and it’s a step toward realizing that the problem is not where i’m from, or what my background is ethnically/socially/economically. God has given me all that’s in my heritage for reasons He knows and can use. He has also blessed me with beautiful opportunities to know people and places with different cultures – I love it! but He has not given those opportunities and that affection so that I could grow discontent with the life He has planned out for me. How ungrateful, and how whiny I can be!! Seriously, my heart gets quickly ugly with this sort of sin, and is so easily caught up in popular attitudes that I trip over envy and land flat on my face. Instead, may He fill my heart with thankfulness for His sovereign plan and with faithfulness to love Him by loving others!

The best wedding of the season, by far, was my little brother Kyle, who married his love, Amy, on April 21.

I couldn’t be happier that he chose her to join our family – what a blessing she is! She complements him perfectly, and their wedding was a really eloquent expression of who they are together.

Beyond the fact that the groom was my much-loved brother, this was the most beautiful wedding I’ve seen. Aesthetically, it was lovely: a mid-nineteenth century church – complete with picturesque churchyard – elegant flowers, lovely colors, gorgeous gown — even a picture-perfect spring afternoon! But it was the meaning and symbolism behind each part of the ceremony that was very, very special.

My brother and his (now) wife love Jesus more than anything. They opened their wedding by singing His praise, and they centered their vows on His instructions for their love to one another. They paused to wash each other’s feet in the middle of the ceremony, offering a vivid illustration of Christ’s service to His followers, and of their desire each to serve the other in the same way. One set of readings, from Song of Songs, was read in response by Rob and Sonia, husband and wife who are both dear friends of Kyle and Amy, and it was surprisingly fresh to hear each part read by a lover and his beloved.

I was honored to stand up with them as a bridesmaid, and from where I stood I had a straight line of sight to where my parents sat in the front left pew. We none of us kept back tears at our deep, deep happiness for Kyle. Goodness, I’m tearing up just writing this! I very much doubt that I can express how special this day was. I’ll let some pictures serve as my best attempt…



Taking a brief break from wedding posts (one more to come)…

I am so incredibly energized by people who live and move and even breathe with passion. There is something really precious to me about conversations with a person whose whole being pulses with what he/she is saying. After small group last night, I got to chat with a friend, Sarah, who I’ve just recently met. She’s in the middle of a Ph.D. in education, and is deeply moved by / moving towards real reform in urban public education. Seeing kids learn and understand on their own lights her eyes, and it was easy to see that the only thing giving her patience right now, since she can’t be in the classroom, is studying to make that classroom better once she gets back to it.

Hearing her story, the things that led her to be where she is now, was one of those conversations where, as my dad used to say, “if that don’t light your fire, your wood must be wet!” It reminded me of how many folks in my life right now are like that, and how much i appreciate them… and how earnestly I want to be that sort of person, myself.

Ahh, weddings. The last flurry of them came during my last two years of college – it seemed everyone around me was pairing up, and I think I was invited to a dozen or so over the course of 24 months (I confess, I didn’t go to all of them). That was the Midwest where, it seems to me, people have a tendency to marry younger – the majority of those earlier weddings were folks still in college. And out on the East Coast… i dunno – it seems like more folks wait longer. Anyone care to confirm or deny my amateur theory?

so now that I’m well clear of college, round two of wedding frenzy has come. Working in reverse order, the wedding that came right before Nate and Laura’s (see previous post) was Matt and Jamie’s…

I was a bridesmaid in this one, so the planning and pre-wedding excitement started way back in January, when we went bridesmaid dress-shopping…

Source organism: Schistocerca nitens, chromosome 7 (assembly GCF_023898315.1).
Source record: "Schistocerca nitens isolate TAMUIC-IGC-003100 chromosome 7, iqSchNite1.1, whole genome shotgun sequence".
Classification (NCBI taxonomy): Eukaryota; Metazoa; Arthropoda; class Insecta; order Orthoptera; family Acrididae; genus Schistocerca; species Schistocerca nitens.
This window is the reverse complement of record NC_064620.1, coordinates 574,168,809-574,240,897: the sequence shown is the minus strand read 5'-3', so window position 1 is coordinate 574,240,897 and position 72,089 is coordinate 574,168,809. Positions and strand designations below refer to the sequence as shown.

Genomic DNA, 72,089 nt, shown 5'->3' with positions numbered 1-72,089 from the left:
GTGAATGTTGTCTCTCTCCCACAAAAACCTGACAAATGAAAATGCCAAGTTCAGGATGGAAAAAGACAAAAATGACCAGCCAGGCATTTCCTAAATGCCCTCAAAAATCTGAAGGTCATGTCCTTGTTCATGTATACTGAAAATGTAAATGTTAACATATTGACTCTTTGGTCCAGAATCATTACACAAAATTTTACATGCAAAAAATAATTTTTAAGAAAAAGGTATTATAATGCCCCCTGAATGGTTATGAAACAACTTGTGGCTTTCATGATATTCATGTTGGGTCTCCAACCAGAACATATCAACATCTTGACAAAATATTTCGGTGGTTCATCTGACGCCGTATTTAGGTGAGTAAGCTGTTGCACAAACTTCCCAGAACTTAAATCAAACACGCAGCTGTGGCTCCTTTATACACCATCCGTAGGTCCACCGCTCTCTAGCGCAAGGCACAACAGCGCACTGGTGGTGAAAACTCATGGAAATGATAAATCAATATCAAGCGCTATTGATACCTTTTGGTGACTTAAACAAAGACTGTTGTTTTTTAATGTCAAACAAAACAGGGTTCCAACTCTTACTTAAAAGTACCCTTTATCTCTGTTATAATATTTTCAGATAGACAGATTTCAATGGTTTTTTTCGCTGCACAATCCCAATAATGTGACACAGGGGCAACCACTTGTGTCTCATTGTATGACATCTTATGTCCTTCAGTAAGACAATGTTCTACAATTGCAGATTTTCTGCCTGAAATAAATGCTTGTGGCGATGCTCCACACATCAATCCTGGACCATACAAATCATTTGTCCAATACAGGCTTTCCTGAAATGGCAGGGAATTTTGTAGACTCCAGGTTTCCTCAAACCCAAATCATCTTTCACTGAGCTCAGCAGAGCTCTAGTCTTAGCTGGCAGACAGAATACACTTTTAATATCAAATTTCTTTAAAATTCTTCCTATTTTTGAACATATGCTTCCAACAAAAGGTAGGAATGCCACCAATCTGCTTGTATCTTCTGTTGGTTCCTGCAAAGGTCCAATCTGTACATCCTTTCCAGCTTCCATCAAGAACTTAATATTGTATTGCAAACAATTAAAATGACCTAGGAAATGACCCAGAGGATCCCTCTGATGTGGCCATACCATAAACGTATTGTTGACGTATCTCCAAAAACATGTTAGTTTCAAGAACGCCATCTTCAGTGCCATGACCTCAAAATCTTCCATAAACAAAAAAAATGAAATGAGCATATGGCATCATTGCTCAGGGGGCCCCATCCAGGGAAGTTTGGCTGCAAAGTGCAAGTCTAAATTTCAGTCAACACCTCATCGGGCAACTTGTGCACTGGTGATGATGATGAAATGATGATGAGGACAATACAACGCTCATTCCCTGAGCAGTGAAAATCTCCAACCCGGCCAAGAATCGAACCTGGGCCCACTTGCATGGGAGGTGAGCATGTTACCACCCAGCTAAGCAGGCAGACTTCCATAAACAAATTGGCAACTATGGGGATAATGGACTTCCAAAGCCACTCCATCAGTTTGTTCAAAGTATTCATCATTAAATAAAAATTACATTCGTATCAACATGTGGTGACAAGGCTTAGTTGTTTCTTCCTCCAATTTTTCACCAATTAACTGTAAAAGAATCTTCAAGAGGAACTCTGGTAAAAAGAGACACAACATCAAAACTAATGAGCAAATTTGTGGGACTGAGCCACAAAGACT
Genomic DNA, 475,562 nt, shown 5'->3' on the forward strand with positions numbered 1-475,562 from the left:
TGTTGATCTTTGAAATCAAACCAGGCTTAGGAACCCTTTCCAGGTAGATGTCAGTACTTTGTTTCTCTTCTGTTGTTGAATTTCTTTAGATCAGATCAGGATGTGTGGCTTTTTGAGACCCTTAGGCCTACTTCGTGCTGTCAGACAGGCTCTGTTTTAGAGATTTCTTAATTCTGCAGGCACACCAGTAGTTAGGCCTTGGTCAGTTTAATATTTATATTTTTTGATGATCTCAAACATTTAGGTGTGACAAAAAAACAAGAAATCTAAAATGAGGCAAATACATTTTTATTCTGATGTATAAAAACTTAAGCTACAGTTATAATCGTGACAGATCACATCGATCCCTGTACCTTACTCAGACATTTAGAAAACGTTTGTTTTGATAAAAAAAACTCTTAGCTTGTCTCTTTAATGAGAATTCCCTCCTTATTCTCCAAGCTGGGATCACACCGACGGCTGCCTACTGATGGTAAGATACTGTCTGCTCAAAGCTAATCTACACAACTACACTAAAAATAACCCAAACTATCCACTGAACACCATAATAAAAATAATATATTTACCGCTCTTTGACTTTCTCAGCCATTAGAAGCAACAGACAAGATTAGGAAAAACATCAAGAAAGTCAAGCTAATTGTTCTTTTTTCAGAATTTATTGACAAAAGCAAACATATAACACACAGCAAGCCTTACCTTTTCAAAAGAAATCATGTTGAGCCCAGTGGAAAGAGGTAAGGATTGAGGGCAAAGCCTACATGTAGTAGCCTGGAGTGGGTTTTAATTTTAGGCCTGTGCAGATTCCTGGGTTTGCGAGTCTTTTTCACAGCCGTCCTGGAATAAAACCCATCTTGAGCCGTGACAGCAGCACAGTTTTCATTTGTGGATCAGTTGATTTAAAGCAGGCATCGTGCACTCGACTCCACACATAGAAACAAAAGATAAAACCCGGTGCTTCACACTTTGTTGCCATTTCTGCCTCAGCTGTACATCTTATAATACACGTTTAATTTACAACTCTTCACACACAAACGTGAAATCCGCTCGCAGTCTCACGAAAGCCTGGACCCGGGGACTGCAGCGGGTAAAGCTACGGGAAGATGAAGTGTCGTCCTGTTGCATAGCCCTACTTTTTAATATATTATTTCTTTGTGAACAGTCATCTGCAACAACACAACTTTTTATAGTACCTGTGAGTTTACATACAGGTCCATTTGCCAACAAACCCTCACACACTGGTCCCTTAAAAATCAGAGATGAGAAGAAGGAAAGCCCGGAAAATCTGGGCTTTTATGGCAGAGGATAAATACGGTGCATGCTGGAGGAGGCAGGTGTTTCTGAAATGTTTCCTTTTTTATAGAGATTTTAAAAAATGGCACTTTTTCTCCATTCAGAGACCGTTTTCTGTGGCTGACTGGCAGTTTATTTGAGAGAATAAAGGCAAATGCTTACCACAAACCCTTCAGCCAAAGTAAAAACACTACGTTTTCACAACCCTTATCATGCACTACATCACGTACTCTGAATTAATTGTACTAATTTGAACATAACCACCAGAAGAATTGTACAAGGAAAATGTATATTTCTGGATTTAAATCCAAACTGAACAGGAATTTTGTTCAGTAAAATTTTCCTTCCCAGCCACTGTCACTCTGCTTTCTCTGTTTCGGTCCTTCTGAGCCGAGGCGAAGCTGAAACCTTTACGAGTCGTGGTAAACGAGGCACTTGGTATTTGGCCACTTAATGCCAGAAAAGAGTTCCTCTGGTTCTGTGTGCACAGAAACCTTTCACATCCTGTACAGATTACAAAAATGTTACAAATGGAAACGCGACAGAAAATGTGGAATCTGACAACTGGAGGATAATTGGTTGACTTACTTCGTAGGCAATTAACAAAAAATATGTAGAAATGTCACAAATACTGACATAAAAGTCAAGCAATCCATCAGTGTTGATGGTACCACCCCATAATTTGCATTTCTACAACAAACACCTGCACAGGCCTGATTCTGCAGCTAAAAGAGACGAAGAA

There I am, holding it up after two other ‘maids and I had tried on numerous shiny, blue-ish, strapless sorts of outfits. in january, it’s always a bit of a shock to see one’s shoulders go bare!!

Then came the shower, planned by me and fellow ‘maid Joy. Neither of us had planned a shower before, but oh my goodness, did we have fun! put two creative, craft- and kitchen-happy girls on party detail, and, if i do say so myself, you get a pretty good party! We made some bergamot-sugar body scrub for favors (oh-so-nice for a little pampering!) and cooked up a storm, along with our friend Belinda, who graciously opened up her home and lent her fabulous party-planning skills to the event! We had a great time with minimal cheesy shower games (honestly! who invented the toilet-paper bride game?? and does anyone really, truly enjoy playing it? not me. I once snuck out of a shower early just because they brought out the toilet paper). But we had no toilet paper, only a “chubby-bunny-bride” game, where we (having quizzed the groom beforehand) asked the bride questions like “what was matt’s first car?” “how old was he when he got his first deer?” and “what was his favorite stuffed animal when he was 5?” Now, some she knew (go, Jamie!), but for everyone she didn’t get, she had to stuff a piece of Bazooka bubble gum in her mouth. You can imagine how quickly “chubby-bunny” status was achieved! But everyone had a good time, including the bride, and we all learned more about the groom!

Then came the bachelorette party (see previous post), and then the wedding. What a great wedding! Here’s some photos…

And then came a very fun party… There was cake, and dancing, and all sorts of fun stuff. Only – the Macarena – did you know it was still alive and kicking?? I thought it died a painful death back in 1999. But no, apparently its after-life is in the repertoire of wedding DJs. I was disappointed to learn this. But I guess it’s a classic now, along with the conga line (which in my opinion is sooo much more fun to watch than to join! Here are my friends Steve (glasses) and Ben (red shirt) heading up the train…. Oh, and then the swing. I know it’s not so much “in” anymore, but I don’t care – I dearly love to swing dance, and so does my friend Ben, so we had an **awesome** time of it! Then afterward, before everyone took off, our gang lined up for a photo. It was an amazing weekend. Happy Wedding, Matt and Jamie!!

The city is a discourse,
and this discourse is truly a language:
the city speaks to its inhabitants;
we speak our city,
the city where we are,
simply by living in it,
by wandering through it,
by looking at it.

- R o l a n d B a r t h e s

::listening::

The Decemberists - Picaresque Over the Rhine - Trumpet Child NPR - Morning Edition

::feasting::

Target tortilla chips (surprisingly, addictingly good) Espresso

::reading::

Jane Austen - Mansfield Park Mark